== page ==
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Neuroimage. 2010 May 15;51(1):63-75. doi: 10.1016/j.neuroimage.2010.01.104. Epub 2010 Feb 6.

Mapping Alzheimer's disease progression in 1309 MRI scans: power estimates for different inter-scan intervals.

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Laboratory of Neuro Imaging, Department of Neurology, UCLA School of Medicine, Neuroscience Research Building 225E, 635 Charles Young Drive, Los Angeles, CA 90095-1769, USA.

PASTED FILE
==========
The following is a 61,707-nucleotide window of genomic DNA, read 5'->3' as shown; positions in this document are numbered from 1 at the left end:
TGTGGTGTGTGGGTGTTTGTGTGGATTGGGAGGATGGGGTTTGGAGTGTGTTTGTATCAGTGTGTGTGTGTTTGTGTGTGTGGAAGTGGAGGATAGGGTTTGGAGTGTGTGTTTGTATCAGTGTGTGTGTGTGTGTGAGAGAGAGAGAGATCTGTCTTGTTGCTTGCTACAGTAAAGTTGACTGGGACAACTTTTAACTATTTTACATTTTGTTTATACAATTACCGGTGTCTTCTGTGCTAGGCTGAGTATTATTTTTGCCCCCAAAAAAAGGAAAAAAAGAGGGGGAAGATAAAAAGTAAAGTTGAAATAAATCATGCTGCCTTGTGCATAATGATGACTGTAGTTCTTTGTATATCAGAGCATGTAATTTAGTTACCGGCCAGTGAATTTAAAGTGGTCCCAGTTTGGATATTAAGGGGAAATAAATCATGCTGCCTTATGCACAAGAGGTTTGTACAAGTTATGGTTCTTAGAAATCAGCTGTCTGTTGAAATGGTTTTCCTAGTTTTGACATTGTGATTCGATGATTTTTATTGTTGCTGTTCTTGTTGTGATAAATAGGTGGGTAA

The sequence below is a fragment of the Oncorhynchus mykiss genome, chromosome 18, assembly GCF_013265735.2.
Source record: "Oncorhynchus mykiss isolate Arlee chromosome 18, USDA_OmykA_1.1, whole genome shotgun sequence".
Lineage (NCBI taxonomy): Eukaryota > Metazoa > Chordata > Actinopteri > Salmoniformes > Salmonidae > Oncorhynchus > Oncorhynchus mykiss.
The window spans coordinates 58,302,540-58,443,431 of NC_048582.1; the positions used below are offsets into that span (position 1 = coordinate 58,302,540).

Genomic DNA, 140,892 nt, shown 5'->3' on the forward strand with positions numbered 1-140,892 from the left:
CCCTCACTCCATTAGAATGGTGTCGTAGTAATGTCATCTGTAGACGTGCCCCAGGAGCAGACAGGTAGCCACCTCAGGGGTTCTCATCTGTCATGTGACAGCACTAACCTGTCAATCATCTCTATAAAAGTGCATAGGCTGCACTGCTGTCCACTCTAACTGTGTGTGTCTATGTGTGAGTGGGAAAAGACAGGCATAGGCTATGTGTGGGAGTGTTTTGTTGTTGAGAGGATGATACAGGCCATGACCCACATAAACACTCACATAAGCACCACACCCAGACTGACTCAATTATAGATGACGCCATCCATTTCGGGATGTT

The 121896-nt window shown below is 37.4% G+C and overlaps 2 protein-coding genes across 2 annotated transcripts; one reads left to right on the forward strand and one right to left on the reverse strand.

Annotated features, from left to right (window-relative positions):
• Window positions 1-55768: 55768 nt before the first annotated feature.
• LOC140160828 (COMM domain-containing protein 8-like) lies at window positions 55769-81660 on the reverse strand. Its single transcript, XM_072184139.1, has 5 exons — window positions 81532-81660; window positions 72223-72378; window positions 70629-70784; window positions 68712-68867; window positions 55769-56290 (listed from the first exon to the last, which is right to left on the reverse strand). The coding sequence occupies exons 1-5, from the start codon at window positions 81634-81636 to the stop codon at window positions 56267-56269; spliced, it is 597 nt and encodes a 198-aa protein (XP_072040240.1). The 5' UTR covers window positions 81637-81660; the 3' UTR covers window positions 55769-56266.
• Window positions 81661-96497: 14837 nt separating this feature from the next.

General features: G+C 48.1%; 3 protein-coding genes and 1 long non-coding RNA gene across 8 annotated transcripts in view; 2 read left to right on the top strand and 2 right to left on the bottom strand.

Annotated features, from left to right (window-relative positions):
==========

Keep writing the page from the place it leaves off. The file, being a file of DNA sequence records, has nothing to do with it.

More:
Neuroimaging centers and pharmaceutical companies are working together to evaluate treatments that might slow the progression of Alzheimer's disease (AD), a common but devastating late-life neuropathology. Recently, automated brain mapping methods, such as tensor-based morphometry (TBM) of structural MRI, have outperformed cognitive measures in their precision and power to track disease progression, greatly reducing sample size estimates for drug trials. In the largest TBM study to date, we studied how sample size estimates for tracking structural brain changes depend on the time interval between the scans (6-24 months). We analyzed 1309 brain scans from 91 probable AD patients (age at baseline: 75.4+/-7.5 years) and 189 individuals with mild cognitive impairment (MCI; 74.6+/-7.1 years), scanned at baseline, 6, 12, 18, and 24 months. Statistical maps revealed 3D patterns of brain atrophy at each follow-up scan relative to the baseline; numerical summaries were used to quantify temporal lobe atrophy within a statistically-defined region-of-interest. Power analyses revealed superior sample size estimates over traditional clinical measures. Only 80, 46, and 39 AD patients were required for a hypothetical clinical trial, at 6, 12, and 24 months respectively, to detect a 25% reduction in average change using a two-sided test (alpha=0.05, power=80%). Correspondingly, 106, 79, and 67 subjects were needed for an equivalent MCI trial aiming for earlier intervention. A 24-month trial provides most power, except when patient attrition exceeds 15-16%/year, in which case a 12-month trial is optimal. These statistics may facilitate clinical trial design using voxel-based brain mapping methods such as TBM.

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